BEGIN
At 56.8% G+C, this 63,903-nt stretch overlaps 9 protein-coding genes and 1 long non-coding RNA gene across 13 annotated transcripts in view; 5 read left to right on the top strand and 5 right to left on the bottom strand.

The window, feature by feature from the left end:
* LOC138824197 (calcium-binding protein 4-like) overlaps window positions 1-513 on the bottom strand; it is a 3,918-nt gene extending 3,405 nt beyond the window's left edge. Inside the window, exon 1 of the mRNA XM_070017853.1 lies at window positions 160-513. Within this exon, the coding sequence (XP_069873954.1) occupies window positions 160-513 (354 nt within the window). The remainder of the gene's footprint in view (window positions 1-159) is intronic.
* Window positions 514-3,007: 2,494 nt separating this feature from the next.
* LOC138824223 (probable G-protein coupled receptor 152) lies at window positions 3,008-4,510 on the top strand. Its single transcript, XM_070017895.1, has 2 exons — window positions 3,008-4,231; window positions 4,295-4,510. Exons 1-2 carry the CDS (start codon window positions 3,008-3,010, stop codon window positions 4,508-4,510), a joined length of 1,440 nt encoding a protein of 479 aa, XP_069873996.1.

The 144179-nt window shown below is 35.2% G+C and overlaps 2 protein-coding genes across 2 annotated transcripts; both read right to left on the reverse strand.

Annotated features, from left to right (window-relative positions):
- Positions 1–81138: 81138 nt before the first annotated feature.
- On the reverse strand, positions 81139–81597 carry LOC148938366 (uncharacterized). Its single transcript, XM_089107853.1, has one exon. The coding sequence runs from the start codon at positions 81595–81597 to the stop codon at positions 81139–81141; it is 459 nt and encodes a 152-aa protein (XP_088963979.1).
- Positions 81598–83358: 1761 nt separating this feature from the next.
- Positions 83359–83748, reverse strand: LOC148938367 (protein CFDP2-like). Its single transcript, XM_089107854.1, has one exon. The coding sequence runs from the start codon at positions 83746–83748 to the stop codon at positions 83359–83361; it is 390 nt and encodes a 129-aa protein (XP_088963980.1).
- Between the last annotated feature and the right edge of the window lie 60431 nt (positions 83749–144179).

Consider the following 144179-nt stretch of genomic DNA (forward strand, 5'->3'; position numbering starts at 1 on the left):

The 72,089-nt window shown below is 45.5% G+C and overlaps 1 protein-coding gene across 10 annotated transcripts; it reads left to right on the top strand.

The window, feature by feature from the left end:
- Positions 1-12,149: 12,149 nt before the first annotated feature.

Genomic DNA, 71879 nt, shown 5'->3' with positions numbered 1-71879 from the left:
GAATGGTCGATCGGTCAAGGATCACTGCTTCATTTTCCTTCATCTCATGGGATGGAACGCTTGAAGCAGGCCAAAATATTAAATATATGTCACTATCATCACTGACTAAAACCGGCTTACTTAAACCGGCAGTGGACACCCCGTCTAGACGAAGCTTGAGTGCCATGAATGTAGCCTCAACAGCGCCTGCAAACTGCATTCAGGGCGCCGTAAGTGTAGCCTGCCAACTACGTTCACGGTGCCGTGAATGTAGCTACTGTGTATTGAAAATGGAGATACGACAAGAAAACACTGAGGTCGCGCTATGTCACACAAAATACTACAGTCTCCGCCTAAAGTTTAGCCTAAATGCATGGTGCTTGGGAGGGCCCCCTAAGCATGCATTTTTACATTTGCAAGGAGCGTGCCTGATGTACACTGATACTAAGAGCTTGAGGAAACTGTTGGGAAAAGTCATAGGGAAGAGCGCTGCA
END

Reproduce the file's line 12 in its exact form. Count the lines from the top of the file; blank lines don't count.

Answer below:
- Between the last annotated feature and the right edge of the window lie 60431 nt (positions 83749–144179).